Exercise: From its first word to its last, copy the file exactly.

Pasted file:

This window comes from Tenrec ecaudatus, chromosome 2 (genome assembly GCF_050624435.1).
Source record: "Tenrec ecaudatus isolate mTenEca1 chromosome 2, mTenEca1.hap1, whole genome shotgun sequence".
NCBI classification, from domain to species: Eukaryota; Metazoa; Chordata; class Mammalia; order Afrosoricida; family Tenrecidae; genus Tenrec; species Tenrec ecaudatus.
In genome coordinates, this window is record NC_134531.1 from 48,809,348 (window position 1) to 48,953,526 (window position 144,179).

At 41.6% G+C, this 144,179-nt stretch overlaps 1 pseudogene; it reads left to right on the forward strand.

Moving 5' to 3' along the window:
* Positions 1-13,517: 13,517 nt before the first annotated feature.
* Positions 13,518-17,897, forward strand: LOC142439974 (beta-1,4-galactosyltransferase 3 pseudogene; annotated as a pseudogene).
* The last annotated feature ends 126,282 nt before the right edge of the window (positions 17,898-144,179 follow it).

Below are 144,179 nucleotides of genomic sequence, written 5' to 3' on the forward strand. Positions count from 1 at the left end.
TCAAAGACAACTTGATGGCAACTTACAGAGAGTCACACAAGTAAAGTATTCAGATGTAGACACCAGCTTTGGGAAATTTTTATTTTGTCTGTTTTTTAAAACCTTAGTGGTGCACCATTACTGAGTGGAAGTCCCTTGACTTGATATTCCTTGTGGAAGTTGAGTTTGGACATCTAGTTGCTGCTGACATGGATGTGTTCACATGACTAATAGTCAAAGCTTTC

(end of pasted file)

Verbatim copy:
This window comes from Tenrec ecaudatus, chromosome 2 (genome assembly GCF_050624435.1).
Source record: "Tenrec ecaudatus isolate mTenEca1 chromosome 2, mTenEca1.hap1, whole genome shotgun sequence".
NCBI classification, from domain to species: Eukaryota; Metazoa; Chordata; class Mammalia; order Afrosoricida; family Tenrecidae; genus Tenrec; species Tenrec ecaudatus.
In genome coordinates, this window is record NC_134531.1 from 48,809,348 (window position 1) to 48,953,526 (window position 144,179).

At 41.6% G+C, this 144,179-nt stretch overlaps 1 pseudogene; it reads left to right on the forward strand.

Moving 5' to 3' along the window:
* Positions 1-13,517: 13,517 nt before the first annotated feature.
* Positions 13,518-17,897, forward strand: LOC142439974 (beta-1,4-galactosyltransferase 3 pseudogene; annotated as a pseudogene).
* The last annotated feature ends 126,282 nt before the right edge of the window (positions 17,898-144,179 follow it).

Below are 144,179 nucleotides of genomic sequence, written 5' to 3' on the forward strand. Positions count from 1 at the left end.
TCAAAGACAACTTGATGGCAACTTACAGAGAGTCACACAAGTAAAGTATTCAGATGTAGACACCAGCTTTGGGAAATTTTTATTTTGTCTGTTTTTTAAAACCTTAGTGGTGCACCATTACTGAGTGGAAGTCCCTTGACTTGATATTCCTTGTGGAAGTTGAGTTTGGACATCTAGTTGCTGCTGACATGGATGTGTTCACATGACTAATAGTCAAAGCTTTC